By Barry Zigas, Consumer Federation of America
President Trump issued a memorandum on March 27 directing the Treasury, HUD, VA and USDA to develop a comprehensive plan for reform of the mortgage finance system, including both administrative and legislative actions as necessary. The memorandum specifically tasks Treasury with developing a plan to end the conservatorship of Fannie Mae and Freddie Mac “upon completion of specified reforms.”
While a White House directive focused on the mortgage finance system is a welcome and news making event, a close read of the memo suggests that there is much work to be done and little new ground broken so far. The memo is essentially a directive to “plan for a plan.” The most notable feature of the memorandum is its apparent expectation that Fannie Mae and Freddie Mac, in some form, will remain the key entities in the government’s support for mortgage finance and the apparent commitment to use administrative actions through the Federal Housing Finance Agency (FHFA) to get there. This is in marked contrast to other plans, including from Senate Banking Committee Chair Mike Crapo (R-ID) and House Financial Services Committee Chairwoman Maxine Waters (D-CA), in the past, which anticipated replacing Fannie and Freddie with some new form of federal guarantors.
Fannie Mae and Freddie Mac (the GSEs) were put into conservatorship in 2008 as a result of the broader financial crisis. The Treasury provided significant capital to support their ongoing operations in exchange for Senior Preferred Shares and warrants for nearly 80 percent of the outstanding common shares. The preferred shares carried a 10 percent dividend, compounding quarterly. The Treasury subsequently replaced the dividend with a sweep of all net earnings, which continues to this day and has contributed nearly $300 billion to the US Treasury.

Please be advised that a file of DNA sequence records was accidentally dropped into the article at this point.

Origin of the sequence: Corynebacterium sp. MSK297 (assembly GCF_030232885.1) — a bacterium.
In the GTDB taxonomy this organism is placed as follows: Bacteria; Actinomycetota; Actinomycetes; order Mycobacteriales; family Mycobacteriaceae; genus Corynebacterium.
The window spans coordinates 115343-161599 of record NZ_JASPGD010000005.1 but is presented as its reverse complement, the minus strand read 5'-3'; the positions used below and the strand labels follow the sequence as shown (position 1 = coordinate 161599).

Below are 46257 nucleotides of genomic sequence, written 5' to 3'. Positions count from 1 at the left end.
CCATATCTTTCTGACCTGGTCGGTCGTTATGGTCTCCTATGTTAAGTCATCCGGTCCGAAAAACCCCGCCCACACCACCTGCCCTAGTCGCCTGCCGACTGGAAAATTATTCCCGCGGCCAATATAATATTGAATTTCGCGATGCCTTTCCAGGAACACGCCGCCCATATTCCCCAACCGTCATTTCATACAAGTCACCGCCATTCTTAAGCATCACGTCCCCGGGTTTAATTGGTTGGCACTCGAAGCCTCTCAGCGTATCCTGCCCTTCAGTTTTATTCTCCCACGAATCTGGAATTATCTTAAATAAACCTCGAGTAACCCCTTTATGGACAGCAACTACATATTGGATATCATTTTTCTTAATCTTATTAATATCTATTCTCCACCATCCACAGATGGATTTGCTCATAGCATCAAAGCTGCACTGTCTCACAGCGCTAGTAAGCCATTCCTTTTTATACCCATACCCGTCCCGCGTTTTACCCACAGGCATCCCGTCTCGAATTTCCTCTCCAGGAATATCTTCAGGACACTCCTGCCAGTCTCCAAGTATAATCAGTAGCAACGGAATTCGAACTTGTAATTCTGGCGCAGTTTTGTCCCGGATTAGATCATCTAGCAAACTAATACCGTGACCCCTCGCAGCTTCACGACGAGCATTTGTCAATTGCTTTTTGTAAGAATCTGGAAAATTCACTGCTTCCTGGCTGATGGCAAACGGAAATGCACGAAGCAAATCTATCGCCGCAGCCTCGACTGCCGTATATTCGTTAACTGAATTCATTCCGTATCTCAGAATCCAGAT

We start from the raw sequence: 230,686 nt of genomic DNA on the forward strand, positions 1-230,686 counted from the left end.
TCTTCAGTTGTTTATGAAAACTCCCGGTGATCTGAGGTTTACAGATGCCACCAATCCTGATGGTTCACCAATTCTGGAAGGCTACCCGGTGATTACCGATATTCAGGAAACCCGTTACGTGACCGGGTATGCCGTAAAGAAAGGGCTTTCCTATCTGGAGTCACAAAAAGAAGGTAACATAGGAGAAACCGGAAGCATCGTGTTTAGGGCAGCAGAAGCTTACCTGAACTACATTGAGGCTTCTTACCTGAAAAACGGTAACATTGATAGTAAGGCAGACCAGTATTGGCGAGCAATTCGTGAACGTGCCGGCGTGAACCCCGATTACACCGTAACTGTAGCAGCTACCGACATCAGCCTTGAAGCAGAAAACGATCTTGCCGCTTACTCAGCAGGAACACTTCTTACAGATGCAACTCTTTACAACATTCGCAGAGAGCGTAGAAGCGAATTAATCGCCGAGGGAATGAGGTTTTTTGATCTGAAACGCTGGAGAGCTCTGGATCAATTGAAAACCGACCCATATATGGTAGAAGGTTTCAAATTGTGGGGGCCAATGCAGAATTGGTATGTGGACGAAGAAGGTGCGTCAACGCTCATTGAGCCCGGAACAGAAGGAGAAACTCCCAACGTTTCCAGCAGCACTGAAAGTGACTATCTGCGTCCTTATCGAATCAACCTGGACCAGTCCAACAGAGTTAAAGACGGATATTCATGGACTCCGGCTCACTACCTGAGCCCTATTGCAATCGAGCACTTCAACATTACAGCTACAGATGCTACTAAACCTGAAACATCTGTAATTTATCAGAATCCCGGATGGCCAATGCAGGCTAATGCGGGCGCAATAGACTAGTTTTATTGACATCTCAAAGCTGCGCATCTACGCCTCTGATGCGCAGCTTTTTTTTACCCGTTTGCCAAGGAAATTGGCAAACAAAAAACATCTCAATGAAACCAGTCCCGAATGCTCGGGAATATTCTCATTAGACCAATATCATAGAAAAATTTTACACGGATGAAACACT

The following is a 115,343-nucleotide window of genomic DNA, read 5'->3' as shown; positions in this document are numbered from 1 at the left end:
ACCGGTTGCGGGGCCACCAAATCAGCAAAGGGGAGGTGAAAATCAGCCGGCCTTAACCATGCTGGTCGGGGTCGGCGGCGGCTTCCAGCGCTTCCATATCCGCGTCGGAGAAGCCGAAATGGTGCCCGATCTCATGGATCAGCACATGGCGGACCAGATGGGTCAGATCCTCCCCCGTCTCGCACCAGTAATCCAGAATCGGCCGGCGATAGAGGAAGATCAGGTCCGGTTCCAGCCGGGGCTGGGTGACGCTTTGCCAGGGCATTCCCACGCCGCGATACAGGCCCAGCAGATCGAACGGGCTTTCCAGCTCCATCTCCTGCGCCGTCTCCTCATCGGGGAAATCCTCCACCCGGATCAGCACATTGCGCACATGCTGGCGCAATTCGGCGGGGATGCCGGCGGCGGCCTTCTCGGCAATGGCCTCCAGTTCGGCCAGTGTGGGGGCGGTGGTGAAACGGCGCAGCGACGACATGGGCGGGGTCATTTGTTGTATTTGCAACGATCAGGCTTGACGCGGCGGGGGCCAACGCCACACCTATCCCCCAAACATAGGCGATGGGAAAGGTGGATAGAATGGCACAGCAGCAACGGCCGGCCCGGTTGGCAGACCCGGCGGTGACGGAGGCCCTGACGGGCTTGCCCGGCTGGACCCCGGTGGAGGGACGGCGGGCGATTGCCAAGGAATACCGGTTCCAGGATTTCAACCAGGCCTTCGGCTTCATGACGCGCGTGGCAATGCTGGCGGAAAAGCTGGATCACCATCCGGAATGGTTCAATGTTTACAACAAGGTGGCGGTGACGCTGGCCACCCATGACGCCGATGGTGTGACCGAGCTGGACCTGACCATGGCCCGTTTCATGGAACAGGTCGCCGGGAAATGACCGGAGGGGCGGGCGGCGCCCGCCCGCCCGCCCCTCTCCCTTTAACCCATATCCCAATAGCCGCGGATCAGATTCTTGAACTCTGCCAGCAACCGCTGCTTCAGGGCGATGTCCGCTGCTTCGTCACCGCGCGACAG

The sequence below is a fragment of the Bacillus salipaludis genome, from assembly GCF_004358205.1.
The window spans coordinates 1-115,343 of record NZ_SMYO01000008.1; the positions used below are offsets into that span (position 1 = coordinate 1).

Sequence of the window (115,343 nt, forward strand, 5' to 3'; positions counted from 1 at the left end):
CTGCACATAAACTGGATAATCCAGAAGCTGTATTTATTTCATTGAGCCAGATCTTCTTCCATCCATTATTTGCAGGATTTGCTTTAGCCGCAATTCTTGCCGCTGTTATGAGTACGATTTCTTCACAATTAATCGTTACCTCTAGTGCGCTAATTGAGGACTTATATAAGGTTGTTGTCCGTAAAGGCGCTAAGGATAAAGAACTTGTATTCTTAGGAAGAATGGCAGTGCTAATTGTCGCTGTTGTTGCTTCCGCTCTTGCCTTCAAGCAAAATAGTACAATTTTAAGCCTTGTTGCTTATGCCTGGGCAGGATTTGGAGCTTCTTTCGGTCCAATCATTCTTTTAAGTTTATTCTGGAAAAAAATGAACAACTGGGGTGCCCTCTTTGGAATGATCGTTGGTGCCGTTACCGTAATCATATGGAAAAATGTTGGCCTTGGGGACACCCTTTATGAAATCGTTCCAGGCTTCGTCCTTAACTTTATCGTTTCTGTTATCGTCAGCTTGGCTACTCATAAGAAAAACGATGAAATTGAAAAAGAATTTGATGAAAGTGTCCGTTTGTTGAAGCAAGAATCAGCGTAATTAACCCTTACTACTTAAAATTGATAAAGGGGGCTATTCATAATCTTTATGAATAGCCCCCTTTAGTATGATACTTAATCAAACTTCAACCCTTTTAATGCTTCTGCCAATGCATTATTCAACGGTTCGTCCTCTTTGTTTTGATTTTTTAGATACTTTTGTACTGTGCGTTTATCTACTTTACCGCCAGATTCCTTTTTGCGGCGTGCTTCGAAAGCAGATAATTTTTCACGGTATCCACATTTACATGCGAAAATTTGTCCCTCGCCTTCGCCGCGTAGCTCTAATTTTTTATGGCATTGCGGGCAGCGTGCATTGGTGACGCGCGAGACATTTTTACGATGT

Parameters for Reform
The White House memorandum outlines a series of policy parameters and aspirations for the anticipated plan. These closely mirror many of the broad and important considerations and principles that have appeared in a series of reform proposals in the last 10 years. These include the following provisions:
- Facilitating competition in the housing finance market
- Safeguarding the GSEs’ safety and soundness and minimizing their risk to taxpayers
- Appropriate compensation for any explicit or implicit support provided to them or the secondary market by the government
- Preserving access to 30-year fixed rate mortgages
- Maintaining access to the system by lenders of all sizes, charter types and geographic locations, including a cash window for loan sales
- Appropriate capital and liquidity requirements
- Increasing competition in the secondary market by authorizing the approval of new guarantors of conventional mortgage loans
- Mitigating risk undertaken by the GSEs
- Recommending appropriate size and risk profiles for the GSEs’ retained mortgage and investment portfolios
- Defining the GSEs’ role in multifamily mortgage finance
- Defining the mission of the Federal Home Loan Bank (FHLB) system and its role in supporting federal housing finance
- Defining the GSAEs’ role in promoting affordable housing, without duplicating support provided by the FHA or other federal mortgage credit programs
- Setting the conditions necessary for termination of the conservatorship.